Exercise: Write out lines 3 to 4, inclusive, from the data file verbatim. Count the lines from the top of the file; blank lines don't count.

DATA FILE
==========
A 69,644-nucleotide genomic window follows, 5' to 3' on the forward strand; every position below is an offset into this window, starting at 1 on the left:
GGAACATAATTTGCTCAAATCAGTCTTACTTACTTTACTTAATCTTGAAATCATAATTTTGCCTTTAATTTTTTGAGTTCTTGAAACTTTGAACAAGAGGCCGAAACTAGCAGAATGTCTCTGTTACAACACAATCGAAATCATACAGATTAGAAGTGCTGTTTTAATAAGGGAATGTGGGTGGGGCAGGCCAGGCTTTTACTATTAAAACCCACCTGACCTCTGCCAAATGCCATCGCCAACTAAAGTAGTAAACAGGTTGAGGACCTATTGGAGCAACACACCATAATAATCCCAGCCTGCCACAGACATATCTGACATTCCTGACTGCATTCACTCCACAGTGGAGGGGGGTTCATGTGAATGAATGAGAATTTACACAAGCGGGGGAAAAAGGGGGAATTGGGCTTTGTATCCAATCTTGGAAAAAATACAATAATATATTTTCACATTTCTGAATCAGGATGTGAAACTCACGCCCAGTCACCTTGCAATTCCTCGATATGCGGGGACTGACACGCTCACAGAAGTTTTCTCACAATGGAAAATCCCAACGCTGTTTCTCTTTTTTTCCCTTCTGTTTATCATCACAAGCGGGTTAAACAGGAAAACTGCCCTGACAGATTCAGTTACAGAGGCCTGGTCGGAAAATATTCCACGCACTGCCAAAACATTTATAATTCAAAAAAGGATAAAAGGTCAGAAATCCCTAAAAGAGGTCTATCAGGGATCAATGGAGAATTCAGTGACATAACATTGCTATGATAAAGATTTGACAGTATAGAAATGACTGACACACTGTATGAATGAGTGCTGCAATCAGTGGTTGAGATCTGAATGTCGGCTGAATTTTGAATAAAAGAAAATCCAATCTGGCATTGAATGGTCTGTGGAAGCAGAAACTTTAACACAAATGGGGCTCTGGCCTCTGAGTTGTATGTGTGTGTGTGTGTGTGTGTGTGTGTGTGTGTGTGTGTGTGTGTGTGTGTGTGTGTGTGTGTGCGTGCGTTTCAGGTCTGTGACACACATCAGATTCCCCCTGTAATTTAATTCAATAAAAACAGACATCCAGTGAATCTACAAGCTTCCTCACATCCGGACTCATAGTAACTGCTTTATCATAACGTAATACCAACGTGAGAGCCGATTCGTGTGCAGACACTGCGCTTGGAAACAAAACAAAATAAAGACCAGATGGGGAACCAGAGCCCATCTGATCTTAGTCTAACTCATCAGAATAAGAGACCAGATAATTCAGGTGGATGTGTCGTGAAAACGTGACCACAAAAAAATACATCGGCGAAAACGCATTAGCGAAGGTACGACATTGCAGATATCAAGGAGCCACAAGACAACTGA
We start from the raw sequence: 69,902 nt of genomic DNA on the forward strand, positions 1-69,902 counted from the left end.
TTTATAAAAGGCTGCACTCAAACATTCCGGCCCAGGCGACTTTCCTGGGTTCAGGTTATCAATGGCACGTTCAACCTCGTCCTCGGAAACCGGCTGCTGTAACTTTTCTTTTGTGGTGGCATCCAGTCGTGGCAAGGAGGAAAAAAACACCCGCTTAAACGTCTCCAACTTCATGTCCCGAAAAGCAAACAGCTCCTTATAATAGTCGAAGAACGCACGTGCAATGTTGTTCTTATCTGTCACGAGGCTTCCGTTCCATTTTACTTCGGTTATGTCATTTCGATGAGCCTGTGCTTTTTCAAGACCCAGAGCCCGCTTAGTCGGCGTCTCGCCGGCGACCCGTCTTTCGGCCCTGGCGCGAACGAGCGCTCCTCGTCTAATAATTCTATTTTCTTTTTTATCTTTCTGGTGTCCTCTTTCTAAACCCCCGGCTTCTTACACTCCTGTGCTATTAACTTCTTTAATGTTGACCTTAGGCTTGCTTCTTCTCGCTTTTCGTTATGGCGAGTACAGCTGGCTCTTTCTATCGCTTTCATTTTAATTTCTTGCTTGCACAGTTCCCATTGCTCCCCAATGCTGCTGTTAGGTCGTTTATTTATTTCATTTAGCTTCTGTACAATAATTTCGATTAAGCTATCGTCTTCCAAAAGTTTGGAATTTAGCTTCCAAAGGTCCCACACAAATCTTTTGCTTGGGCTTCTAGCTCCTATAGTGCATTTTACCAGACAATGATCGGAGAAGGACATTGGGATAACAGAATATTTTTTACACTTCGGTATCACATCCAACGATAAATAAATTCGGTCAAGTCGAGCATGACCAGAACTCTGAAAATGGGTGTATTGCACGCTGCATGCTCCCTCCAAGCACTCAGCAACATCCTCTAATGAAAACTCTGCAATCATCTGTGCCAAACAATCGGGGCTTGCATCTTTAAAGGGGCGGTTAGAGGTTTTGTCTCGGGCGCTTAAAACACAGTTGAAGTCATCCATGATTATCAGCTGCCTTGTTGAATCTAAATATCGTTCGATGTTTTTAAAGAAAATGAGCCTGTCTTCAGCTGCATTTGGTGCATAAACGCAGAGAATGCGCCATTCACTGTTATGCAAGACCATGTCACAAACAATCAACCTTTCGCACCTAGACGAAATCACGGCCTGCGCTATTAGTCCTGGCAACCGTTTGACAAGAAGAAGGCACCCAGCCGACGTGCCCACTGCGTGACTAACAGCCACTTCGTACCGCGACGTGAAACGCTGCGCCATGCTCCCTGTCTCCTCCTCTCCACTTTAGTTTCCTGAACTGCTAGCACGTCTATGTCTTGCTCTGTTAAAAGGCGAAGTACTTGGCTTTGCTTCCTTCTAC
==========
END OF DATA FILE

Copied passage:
We start from the raw sequence: 69,902 nt of genomic DNA on the forward strand, positions 1-69,902 counted from the left end.
TTTATAAAAGGCTGCACTCAAACATTCCGGCCCAGGCGACTTTCCTGGGTTCAGGTTATCAATGGCACGTTCAACCTCGTCCTCGGAAACCGGCTGCTGTAACTTTTCTTTTGTGGTGGCATCCAGTCGTGGCAAGGAGGAAAAAAACACCCGCTTAAACGTCTCCAACTTCATGTCCCGAAAAGCAAACAGCTCCTTATAATAGTCGAAGAACGCACGTGCAATGTTGTTCTTATCTGTCACGAGGCTTCCGTTCCATTTTACTTCGGTTATGTCATTTCGATGAGCCTGTGCTTTTTCAAGACCCAGAGCCCGCTTAGTCGGCGTCTCGCCGGCGACCCGTCTTTCGGCCCTGGCGCGAACGAGCGCTCCTCGTCTAATAATTCTATTTTCTTTTTTATCTTTCTGGTGTCCTCTTTCTAAACCCCCGGCTTCTTACACTCCTGTGCTATTAACTTCTTTAATGTTGACCTTAGGCTTGCTTCTTCTCGCTTTTCGTTATGGCGAGTACAGCTGGCTCTTTCTATCGCTTTCATTTTAATTTCTTGCTTGCACAGTTCCCATTGCTCCCCAATGCTGCTGTTAGGTCGTTTATTTATTTCATTTAGCTTCTGTACAATAATTTCGATTAAGCTATCGTCTTCCAAAAGTTTGGAATTTAGCTTCCAAAGGTCCCACACAAATCTTTTGCTTGGGCTTCTAGCTCCTATAGTGCATTTTACCAGACAATGATCGGAGAAGGACATTGGGATAACAGAATATTTTTTACACTTCGGTATCACATCCAACGATAAATAAATTCGGTCAAGTCGAGCATGACCAGAACTCTGAAAATGGGTGTATTGCACGCTGCATGCTCCCTCCAAGCACTCAGCAACATCCTCTAATGAAAACTCTGCAATCATCTGTGCCAAACAATCGGGGCTTGCATCTTTAAAGGGGCGGTTAGAGGTTTTGTCTCGGGCGCTTAAAACACAGTTGAAGTCATCCATGATTATCAGCTGCCTTGTTGAATCTAAATATCGTTCGATGTTTTTAAAGAAAATGAGCCTGTCTTCAGCTGCATTTGGTGCATAAACGCAGAGAATGCGCCATTCACTGTTATGCAAGACCATGTCACAAACAATCAACCTTTCGCACCTAGACGAAATCACGGCCTGCGCTATTAGTCCTGGCAACCGTTTGACAAGAAGAAGGCACCCAGCCGACGTGCCCACTGCGTGACTAACAGCCACTTCGTACCGCGACGTGAAACGCTGCGCCATGCTCCCTGTCTCCTCCTCTCCACTTTAGTTTCCTGAACTGCTAGCACGTCTATGTCTTGCTCTGTTAAAAGGCGAAGTACTTGGCTTTGCTTCCTTCTAC